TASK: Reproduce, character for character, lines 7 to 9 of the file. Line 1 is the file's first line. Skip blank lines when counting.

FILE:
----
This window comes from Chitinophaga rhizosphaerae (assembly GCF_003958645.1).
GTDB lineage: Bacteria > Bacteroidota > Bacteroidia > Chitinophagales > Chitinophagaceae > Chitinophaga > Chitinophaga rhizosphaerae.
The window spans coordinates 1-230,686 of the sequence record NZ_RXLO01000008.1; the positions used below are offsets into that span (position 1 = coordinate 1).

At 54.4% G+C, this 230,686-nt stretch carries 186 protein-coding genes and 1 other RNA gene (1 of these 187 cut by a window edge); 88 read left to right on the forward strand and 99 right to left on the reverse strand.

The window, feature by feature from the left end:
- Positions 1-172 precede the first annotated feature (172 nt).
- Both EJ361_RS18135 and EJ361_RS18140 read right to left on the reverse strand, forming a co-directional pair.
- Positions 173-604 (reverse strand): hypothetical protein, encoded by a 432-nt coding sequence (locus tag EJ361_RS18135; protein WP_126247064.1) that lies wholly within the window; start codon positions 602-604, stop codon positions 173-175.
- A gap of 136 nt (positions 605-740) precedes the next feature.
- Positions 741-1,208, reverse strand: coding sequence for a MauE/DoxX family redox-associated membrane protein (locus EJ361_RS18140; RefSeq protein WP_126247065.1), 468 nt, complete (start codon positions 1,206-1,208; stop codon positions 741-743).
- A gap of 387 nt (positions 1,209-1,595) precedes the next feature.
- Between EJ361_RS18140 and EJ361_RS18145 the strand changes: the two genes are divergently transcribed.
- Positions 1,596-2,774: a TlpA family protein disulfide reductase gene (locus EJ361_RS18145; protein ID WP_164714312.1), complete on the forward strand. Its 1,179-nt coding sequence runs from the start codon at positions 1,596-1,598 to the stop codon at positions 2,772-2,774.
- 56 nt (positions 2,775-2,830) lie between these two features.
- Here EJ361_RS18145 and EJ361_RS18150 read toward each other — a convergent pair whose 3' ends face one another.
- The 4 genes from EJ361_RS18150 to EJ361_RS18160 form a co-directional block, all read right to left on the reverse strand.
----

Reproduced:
- Both EJ361_RS18135 and EJ361_RS18140 read right to left on the reverse strand, forming a co-directional pair.
- Positions 173-604 (reverse strand): hypothetical protein, encoded by a 432-nt coding sequence (locus tag EJ361_RS18135; protein WP_126247064.1) that lies wholly within the window; start codon positions 602-604, stop codon positions 173-175.
- A gap of 136 nt (positions 605-740) precedes the next feature.